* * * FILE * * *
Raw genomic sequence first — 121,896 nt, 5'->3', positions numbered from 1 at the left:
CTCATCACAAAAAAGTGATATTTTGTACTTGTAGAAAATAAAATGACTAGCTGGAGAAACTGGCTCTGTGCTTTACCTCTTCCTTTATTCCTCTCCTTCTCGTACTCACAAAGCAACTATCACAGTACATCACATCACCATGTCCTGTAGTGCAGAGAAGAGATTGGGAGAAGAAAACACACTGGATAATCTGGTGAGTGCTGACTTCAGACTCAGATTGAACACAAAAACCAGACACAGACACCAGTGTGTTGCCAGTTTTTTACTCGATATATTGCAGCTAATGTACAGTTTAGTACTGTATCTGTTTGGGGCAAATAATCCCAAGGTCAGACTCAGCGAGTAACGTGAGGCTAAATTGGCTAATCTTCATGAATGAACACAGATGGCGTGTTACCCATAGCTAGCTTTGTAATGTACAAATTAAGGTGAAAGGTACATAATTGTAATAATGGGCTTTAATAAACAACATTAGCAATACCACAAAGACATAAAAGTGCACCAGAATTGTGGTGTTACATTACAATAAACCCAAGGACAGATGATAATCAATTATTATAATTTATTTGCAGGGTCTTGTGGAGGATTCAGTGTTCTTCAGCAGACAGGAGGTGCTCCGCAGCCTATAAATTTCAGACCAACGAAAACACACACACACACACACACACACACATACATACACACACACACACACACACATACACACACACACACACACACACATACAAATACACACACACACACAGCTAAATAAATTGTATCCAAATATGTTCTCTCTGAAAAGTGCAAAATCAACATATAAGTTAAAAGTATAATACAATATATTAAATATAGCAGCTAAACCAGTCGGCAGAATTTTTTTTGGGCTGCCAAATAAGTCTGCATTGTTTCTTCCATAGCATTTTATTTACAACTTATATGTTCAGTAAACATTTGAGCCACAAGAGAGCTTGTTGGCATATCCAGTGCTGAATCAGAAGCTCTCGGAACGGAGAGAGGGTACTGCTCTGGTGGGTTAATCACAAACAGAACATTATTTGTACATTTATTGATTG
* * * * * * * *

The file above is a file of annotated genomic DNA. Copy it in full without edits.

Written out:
Raw genomic sequence first — 121,896 nt, 5'->3', positions numbered from 1 at the left:
CTCATCACAAAAAAGTGATATTTTGTACTTGTAGAAAATAAAATGACTAGCTGGAGAAACTGGCTCTGTGCTTTACCTCTTCCTTTATTCCTCTCCTTCTCGTACTCACAAAGCAACTATCACAGTACATCACATCACCATGTCCTGTAGTGCAGAGAAGAGATTGGGAGAAGAAAACACACTGGATAATCTGGTGAGTGCTGACTTCAGACTCAGATTGAACACAAAAACCAGACACAGACACCAGTGTGTTGCCAGTTTTTTACTCGATATATTGCAGCTAATGTACAGTTTAGTACTGTATCTGTTTGGGGCAAATAATCCCAAGGTCAGACTCAGCGAGTAACGTGAGGCTAAATTGGCTAATCTTCATGAATGAACACAGATGGCGTGTTACCCATAGCTAGCTTTGTAATGTACAAATTAAGGTGAAAGGTACATAATTGTAATAATGGGCTTTAATAAACAACATTAGCAATACCACAAAGACATAAAAGTGCACCAGAATTGTGGTGTTACATTACAATAAACCCAAGGACAGATGATAATCAATTATTATAATTTATTTGCAGGGTCTTGTGGAGGATTCAGTGTTCTTCAGCAGACAGGAGGTGCTCCGCAGCCTATAAATTTCAGACCAACGAAAACACACACACACACACACACACACACATACATACACACACACACACACACACATACACACACACACACACACACACATACAAATACACACACACACACAGCTAAATAAATTGTATCCAAATATGTTCTCTCTGAAAAGTGCAAAATCAACATATAAGTTAAAAGTATAATACAATATATTAAATATAGCAGCTAAACCAGTCGGCAGAATTTTTTTTGGGCTGCCAAATAAGTCTGCATTGTTTCTTCCATAGCATTTTATTTACAACTTATATGTTCAGTAAACATTTGAGCCACAAGAGAGCTTGTTGGCATATCCAGTGCTGAATCAGAAGCTCTCGGAACGGAGAGAGGGTACTGCTCTGGTGGGTTAATCACAAACAGAACATTATTTGTACATTTATTGATTG